Director and actor Tyler Cornack, and his Tiny Cinema fellows, Ryan Koch and Tyler Rice, immerse viewers into the nightmarish tale of Butt Boy, told over a period of several years with a key gap in between.
Chip Gutchek (Tyler Cornack) is an IT expert whose job is about as mundane as how his wife, Anne (Shelby Dash), sees their marriage. One day, a check up with his proctologist is all it takes for him to discover a peculiar obsession, one that takes a toll greater than he imagines: shoving things up his ass.
It gets worse over time to the point where not only has he increasingly disappeared anything from the smallest of objects to actual people, he’s masking his condition as an Alcoholics Anonymous attendant. This is where he meets Russell Fox (Tyler Rice), a slick-haired, ear-pierced, leather jacket and thick goatee-wearing detective whose life is somewhat destitute, and in a way beyond their support group setting, shares the same space as Chip’s.
Things are still on life support between Chip and Anne at this stage before at least one revelation is made, and at one point, it looks like their marriage is finally back on the mend. As for his secret, his butt has evolved into a form of pure evil, and has only grown stronger in its menacing consumption, raising all kinds of red flags under the table for Russell whose superiors are anything but convinced.
It’s only then a matter of time before Chip and Russell unmask their resolve and finally square off. A stark plot twist unfolds that pushes Russell even farther down the rabbit hole of his bizzare inquiry, lands him in an inevitable situation, cranking the mystery up to levels that are as mildly horrific as they are grisly, as Russell now finds himself in a dank hellscape with no way out, and no way to stop Chip from further devouring people with his butt, and getting away with it.
Cornack’s Butt Boy is headed for a home release pretty soon, and it really is worth noting that there’s more to the movie than its provocative title. This needs to be said given that the public relations agent pushing the film to journalists a few weeks ago received a bit of misplaced backlash over it, which is a bit lame. As far as genre cinema goes, it gets way weirder than a film like Butt Boy, though this film does dole out its share of weird.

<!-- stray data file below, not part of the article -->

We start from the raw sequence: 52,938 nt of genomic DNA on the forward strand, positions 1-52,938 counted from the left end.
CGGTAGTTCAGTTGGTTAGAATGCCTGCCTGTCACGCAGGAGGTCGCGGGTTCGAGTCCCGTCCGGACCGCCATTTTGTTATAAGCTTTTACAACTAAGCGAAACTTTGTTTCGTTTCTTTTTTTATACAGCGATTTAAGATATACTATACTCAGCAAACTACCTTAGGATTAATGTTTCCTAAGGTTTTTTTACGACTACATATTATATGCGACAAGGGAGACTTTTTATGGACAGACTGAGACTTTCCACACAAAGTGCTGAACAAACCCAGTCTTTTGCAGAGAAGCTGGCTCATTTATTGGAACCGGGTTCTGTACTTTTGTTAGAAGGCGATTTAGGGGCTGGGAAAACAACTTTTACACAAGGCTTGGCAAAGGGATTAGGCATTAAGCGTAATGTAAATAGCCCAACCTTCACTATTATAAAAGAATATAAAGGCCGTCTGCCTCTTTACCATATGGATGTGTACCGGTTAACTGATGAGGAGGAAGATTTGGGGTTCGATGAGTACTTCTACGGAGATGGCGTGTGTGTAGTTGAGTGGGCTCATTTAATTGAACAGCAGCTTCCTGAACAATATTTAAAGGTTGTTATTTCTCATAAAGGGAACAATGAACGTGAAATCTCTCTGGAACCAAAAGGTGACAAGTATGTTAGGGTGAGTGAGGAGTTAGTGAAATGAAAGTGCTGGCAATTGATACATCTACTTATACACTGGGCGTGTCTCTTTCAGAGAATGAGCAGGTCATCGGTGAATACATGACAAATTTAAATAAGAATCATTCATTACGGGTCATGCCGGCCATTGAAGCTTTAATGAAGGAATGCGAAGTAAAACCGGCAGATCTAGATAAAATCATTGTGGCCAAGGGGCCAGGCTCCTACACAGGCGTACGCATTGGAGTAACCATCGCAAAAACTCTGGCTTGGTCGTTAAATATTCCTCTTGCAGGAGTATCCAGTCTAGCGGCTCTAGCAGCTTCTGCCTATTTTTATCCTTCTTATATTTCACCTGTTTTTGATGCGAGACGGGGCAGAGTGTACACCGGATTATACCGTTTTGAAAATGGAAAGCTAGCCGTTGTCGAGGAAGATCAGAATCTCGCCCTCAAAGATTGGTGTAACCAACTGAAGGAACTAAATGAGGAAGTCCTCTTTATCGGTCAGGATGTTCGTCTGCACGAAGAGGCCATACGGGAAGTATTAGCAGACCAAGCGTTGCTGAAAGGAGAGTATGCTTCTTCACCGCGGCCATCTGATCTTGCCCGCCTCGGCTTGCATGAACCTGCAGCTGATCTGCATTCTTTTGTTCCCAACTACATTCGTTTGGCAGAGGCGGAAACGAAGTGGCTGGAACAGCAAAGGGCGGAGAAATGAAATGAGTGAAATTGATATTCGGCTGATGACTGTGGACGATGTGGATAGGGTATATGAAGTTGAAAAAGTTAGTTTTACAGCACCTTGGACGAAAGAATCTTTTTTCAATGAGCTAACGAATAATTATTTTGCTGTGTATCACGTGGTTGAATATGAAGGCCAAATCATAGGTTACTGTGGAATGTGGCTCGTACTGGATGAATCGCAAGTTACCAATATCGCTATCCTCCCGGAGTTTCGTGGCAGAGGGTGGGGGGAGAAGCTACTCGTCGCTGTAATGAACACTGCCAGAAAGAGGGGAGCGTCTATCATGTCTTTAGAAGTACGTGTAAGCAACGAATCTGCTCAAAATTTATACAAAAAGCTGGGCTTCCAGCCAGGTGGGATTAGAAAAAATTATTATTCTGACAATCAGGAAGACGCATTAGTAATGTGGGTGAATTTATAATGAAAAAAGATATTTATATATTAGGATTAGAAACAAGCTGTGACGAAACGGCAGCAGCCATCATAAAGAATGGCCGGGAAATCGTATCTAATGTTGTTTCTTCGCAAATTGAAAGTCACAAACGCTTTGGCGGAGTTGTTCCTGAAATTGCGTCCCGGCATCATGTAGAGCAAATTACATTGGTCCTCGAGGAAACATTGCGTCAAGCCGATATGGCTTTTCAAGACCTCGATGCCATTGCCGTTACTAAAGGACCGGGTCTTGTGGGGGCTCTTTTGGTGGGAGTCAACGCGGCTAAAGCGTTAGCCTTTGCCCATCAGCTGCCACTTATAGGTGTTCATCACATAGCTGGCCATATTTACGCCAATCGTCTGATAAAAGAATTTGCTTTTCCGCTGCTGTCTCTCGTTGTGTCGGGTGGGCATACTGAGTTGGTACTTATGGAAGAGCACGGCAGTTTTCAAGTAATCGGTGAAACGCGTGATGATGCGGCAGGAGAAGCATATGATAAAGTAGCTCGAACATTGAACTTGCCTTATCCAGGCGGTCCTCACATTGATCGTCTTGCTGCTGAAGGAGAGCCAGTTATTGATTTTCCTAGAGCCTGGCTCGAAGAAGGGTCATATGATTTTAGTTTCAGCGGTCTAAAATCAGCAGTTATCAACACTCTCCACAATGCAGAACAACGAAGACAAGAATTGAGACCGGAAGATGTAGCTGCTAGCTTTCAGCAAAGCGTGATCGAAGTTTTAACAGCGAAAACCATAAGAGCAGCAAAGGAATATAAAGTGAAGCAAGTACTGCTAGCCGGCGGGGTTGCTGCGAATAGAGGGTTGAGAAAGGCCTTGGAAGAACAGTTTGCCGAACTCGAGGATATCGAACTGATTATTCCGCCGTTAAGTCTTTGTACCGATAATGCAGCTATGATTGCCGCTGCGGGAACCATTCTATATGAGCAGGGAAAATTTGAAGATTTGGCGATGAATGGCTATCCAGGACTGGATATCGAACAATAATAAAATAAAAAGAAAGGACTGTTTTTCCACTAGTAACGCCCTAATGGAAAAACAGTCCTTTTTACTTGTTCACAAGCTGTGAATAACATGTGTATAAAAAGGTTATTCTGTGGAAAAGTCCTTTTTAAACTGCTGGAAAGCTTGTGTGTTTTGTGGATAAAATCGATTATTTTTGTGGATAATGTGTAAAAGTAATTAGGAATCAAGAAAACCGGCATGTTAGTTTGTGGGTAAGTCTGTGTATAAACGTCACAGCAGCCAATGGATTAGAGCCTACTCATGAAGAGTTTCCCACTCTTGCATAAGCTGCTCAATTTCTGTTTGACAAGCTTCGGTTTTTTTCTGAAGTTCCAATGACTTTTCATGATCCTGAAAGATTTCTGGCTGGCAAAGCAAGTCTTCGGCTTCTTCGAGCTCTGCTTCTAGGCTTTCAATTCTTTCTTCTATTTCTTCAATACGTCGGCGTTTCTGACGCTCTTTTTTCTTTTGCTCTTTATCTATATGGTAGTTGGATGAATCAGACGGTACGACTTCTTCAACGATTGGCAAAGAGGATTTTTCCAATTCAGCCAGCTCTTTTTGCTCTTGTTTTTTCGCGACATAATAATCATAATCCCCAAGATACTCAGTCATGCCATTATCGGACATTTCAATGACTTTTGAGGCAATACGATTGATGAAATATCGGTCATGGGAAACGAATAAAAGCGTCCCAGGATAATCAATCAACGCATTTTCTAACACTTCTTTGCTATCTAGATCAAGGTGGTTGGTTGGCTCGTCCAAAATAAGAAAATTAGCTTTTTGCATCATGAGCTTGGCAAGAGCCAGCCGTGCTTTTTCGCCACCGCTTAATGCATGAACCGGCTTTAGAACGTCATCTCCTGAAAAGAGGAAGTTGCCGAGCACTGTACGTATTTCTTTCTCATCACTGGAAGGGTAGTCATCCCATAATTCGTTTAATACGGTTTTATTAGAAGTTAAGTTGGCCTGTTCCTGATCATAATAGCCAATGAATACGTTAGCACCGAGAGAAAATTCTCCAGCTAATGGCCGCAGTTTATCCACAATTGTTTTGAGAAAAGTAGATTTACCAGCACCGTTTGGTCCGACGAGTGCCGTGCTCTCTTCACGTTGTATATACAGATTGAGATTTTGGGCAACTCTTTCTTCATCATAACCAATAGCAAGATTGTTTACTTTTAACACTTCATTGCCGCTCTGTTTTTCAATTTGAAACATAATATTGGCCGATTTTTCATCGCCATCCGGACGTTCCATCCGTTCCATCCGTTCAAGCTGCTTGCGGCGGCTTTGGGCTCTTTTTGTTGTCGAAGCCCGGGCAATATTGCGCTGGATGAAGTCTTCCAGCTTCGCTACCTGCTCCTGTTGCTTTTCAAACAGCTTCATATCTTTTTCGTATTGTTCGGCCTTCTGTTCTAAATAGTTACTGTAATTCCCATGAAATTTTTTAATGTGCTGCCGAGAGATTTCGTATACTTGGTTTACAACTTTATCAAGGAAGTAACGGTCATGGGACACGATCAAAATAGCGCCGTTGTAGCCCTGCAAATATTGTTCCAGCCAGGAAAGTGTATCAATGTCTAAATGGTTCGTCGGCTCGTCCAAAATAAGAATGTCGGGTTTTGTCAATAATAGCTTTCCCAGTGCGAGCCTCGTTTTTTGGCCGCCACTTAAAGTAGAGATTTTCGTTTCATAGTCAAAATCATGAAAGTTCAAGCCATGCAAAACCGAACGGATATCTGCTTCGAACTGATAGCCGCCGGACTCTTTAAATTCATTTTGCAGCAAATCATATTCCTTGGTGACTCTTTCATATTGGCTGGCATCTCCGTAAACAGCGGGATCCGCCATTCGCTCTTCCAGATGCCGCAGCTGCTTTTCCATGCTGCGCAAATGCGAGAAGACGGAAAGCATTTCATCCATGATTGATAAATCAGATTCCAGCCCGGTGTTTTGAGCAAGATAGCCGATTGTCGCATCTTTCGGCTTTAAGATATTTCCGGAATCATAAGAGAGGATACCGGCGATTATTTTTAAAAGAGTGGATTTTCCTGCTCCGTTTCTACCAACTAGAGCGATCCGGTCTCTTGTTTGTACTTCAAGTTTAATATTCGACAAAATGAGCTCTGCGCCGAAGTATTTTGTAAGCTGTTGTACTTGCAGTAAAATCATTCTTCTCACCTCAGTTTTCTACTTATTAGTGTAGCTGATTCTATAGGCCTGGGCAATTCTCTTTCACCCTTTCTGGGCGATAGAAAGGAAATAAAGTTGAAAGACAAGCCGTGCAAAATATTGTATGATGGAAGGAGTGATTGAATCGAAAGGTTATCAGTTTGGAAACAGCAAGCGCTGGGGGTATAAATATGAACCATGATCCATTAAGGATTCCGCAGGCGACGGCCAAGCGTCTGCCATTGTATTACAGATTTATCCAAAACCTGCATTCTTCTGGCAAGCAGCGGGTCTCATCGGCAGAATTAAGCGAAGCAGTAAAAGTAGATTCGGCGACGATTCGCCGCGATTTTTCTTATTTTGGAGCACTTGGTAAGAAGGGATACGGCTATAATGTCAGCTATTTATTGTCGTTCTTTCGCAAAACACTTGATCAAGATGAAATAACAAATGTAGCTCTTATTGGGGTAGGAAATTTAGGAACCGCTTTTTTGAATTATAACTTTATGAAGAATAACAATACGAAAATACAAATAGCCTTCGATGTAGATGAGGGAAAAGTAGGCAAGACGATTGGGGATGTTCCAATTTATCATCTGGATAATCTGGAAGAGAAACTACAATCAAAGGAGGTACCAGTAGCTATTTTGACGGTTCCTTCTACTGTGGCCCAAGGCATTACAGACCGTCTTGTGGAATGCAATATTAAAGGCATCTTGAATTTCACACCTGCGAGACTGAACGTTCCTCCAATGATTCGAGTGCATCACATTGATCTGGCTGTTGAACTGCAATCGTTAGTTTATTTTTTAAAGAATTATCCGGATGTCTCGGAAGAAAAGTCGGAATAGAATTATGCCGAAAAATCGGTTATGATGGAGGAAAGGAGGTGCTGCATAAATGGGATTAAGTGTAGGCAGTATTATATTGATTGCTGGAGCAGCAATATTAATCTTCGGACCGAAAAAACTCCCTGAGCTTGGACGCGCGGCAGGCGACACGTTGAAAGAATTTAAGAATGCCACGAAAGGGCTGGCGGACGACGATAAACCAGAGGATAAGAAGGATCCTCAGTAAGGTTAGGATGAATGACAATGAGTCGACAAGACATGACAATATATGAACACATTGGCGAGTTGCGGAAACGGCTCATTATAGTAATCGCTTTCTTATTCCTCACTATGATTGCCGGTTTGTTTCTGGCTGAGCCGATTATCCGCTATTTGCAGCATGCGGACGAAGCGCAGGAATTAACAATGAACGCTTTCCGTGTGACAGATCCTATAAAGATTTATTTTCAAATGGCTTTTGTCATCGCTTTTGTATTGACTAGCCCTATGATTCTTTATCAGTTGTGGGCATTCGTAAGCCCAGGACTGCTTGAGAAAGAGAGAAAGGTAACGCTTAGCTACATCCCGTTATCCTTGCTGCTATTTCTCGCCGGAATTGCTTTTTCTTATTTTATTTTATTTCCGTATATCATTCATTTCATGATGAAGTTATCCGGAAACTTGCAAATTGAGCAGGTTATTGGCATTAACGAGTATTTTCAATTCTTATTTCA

It certainly peaks the interest some, particularly upon watching the film’s trailer, which gives off more of an impression of a surreal crime comedy than the dark comedy horror it really feels like, and it’s very darkly toned to a certain hybridized effect at its core. If you’re into bizzare genre titles out of Asia and you can get this reference, think “Takao Nakano meets David Fincher” and that might possibly sum up what Cornack achieves.
Butt Boy does leave just a few holes in its wake, but there is plenty to compliment in its packaging and assembly in accordance with the dichotomy between Chip and Russell at the center of it all; Chip bodes as a mix of Stu from The Hangover and Richie Gecko from From Dusk ‘Til Dawn – minus the respective insufferable bro-degradation and petulant demeanor, is pretty listless at times and unenthused with life at first. He’s not a dick, and yet far from likeable, really, and aside from fatherhood, his affliction is really the only worthwhile indulgence he has going forward though since his wife barely looks at him. For Cornack and Koch in their writing, this uncertain neutrality translates as an opportune tipping point for the film to wholly let Chip unravel, thus driving the story where it needs to.
With the introduction of Russell into the mix after the first ten minutes, Butt Boy packs in a palpable 100-minute crime adventure that is sure to intrigue as it is to repulse at times. The film isn’t as brazen as, say, The Hangover, or even as gory or extreme as the work of some controversial filmmakers, say by the likes of Miike or Sono, or even Kim Ki-duk, but the optics will rattle you if you bare more conservative tastes in filmgoing.
Butt Boy‘s conceptual layering gets deep in scope with an innovative, nicely crafted and well-acted dark fantasy crime comedy, carried by an immersive and hypnotic score by Cornack and Koch, and one that’s rightfully unafraid to push the unevelope. There’s an intensity, a perpetual energy and pacing, a certain poetic justice, and heart in Butt Boy, and if you love genre cinema, have an open mind and enjoy living life with your head up your ass, Butt Boy is the movie for you.